Papa Johns Flour

Hi everybody. Does anyone know if Papa Johns is using a High Gluten Flour, who the manufacturer is or what the protein content is? Thanks.

I’ve looked closely at their product and I would guess that they are using a flour with about 13 to 13.2% protein content. This would be equivalent to (General Mills) Gold Medal Hi-Power, North Dakota Mills Straight Grade, or possibly General Mills Superlative or Full Strength, which come in at about 12.6% protein content.
Tom Lehmann/The Dough Doctor

Thanks for your reply doc. I had occasion to try some this past week & it tasted (the dough) far from chewy. It was very light, bland almost. What do you know of their dough formulation & does the lack of chewiness arise from low gluten levels? Thanks for your reply.

I work at PJ and will ask my boss and see if he knows, and if I am privy to the information and able to share it with you, I will.

I don’t think there is anything special about their dough formulation, but the key to the tender eating characteristics is the same as it is for Pizza Hut, fermentation. Both as dough ball fermentation and as proofing.
Tom Lehmann/The Dough Doctor

Tom, would you elaborate what you mean by fermentation? Longer vs shorter etc. In cooler or room temp?

Just keep on track with your finished dough temperature, to keep it in the 80 to 85F range, or in some cases, you might find that 75 to 80F works better in your specific shop, just keep the temperature consistent. Maintain consistency with your cross stacking time prior to down stacking, then allow the dough to ferment for at least 18 hours before using it. Remember to temper the dough at room temperature for 1.5 or 2 hours, which ever works best for you, before starting to use the dough. Use the dough over a three hour period. Allow the pan dough to rise in the oiled pan for 45 to 70 minutes, you will need to determine what time works best in your shop to give you the product that you want. Time in the cooler and proof time in the pan are considered to be fermentation time. The dough wil be good to use for up to three days.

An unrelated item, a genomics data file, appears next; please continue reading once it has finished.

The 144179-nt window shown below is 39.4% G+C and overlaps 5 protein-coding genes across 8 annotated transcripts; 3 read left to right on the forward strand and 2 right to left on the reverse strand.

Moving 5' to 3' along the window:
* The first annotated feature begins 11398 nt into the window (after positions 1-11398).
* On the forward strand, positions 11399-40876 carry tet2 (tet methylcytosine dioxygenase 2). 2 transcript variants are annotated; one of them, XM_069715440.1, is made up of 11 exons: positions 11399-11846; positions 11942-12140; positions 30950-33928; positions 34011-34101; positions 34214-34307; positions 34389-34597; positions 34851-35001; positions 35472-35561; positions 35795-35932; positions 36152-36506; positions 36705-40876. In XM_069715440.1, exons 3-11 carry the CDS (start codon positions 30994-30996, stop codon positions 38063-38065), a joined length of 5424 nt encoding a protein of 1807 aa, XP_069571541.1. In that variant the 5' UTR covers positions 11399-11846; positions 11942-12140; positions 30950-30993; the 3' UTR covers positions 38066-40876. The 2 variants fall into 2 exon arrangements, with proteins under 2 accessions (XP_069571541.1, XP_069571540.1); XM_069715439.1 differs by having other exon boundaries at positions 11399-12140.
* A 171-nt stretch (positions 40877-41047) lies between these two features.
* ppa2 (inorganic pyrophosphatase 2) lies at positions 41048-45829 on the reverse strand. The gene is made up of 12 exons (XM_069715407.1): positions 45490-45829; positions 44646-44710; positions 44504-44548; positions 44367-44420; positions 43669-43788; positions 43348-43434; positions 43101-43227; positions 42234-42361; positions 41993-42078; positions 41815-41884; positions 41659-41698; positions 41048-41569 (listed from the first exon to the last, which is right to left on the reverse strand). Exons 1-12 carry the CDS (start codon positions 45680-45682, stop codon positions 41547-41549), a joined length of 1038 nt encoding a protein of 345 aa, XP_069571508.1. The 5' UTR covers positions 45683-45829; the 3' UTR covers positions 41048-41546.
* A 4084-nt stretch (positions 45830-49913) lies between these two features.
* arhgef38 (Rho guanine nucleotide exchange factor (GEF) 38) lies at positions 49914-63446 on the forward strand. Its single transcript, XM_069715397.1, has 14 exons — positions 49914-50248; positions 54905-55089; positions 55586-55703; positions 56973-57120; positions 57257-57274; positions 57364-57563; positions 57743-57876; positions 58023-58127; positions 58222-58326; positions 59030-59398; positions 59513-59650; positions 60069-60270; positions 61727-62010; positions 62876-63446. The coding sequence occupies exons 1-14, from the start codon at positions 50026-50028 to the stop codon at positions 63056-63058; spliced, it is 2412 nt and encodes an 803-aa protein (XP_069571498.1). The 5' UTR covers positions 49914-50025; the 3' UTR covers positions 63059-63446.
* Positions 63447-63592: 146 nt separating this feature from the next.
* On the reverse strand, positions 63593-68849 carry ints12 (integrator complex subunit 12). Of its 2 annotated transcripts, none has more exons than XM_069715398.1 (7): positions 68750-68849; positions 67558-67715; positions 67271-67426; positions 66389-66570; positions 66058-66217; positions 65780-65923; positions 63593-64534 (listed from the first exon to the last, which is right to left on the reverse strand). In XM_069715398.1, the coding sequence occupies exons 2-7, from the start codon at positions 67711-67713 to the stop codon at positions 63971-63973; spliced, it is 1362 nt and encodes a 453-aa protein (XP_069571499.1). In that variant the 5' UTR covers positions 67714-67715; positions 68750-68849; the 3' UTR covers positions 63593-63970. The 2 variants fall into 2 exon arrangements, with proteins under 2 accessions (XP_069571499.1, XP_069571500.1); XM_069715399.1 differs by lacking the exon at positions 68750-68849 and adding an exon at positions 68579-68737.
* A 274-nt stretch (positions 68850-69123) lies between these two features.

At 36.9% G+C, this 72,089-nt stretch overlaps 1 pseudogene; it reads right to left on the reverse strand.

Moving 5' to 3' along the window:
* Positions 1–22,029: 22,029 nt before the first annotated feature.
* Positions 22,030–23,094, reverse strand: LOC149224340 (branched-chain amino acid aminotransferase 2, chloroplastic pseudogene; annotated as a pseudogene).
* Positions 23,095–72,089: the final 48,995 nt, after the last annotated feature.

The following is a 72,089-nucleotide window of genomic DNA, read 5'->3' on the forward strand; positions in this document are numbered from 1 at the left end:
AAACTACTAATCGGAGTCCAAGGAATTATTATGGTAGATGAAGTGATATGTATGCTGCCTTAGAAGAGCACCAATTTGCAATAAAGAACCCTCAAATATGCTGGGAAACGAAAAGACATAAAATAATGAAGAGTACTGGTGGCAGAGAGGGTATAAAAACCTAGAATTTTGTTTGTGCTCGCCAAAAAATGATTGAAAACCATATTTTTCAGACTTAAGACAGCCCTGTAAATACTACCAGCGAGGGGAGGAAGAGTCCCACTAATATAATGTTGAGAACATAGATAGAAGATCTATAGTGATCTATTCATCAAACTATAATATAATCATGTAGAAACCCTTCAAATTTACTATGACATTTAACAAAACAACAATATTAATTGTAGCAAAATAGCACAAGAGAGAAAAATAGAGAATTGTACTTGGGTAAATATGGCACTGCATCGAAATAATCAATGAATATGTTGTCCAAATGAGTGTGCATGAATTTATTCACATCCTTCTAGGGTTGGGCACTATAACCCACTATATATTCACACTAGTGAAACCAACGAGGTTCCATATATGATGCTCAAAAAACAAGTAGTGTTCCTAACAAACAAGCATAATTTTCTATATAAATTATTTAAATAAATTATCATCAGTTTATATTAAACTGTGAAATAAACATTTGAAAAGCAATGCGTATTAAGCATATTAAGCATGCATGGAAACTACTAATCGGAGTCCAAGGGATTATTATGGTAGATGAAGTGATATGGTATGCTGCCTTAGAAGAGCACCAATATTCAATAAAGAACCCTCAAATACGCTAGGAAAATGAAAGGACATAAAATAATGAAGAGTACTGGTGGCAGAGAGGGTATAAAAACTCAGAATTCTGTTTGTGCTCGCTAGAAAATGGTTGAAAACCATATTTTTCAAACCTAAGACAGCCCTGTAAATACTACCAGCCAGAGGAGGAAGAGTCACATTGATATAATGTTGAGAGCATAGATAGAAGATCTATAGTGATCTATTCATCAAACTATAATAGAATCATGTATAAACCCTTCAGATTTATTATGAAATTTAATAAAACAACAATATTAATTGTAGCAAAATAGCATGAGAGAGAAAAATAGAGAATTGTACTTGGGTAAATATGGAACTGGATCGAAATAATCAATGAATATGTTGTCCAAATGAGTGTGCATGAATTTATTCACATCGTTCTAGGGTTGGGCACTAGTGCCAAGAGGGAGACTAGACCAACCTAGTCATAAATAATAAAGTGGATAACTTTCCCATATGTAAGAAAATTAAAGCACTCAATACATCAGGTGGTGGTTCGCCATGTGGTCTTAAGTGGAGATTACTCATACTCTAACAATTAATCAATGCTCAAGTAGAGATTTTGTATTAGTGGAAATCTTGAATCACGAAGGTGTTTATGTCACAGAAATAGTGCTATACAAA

I hope this helps.
Tom Lehmann/The Dough Doctor

Back in the late 90s and for a while thereafter, PJ said at its website that it was using a high protein flour from hard red spring wheat. I believe most considered that to be a high-gluten flour or something close to it.

Now, PJs says at its website that it uses a proprietary high protein flour. Of course, that could still be a high-gluten flour, but it could also be something less.

I don’t think I would get too carried away with the type of flour they are using. Since dough is delivered “fresh” to the PJ stores, the commissaries have to prepare the dough to make it from the commissaries to the stores to be used in a reasonable time after delivery. That can mean having to make a dough with a long “window”, which could be a few days to up to a week or more. The dough formulation and dough management (e.g., using small amounts of yeast and low temperatures across the board) will have to fit that approach. That approach doesn’t necessarily mean a better dough. An independent might be able to use the same or equivalent flour to make fresh dough in the shop daily that will be better than PJs because the formulation and dough management may be better.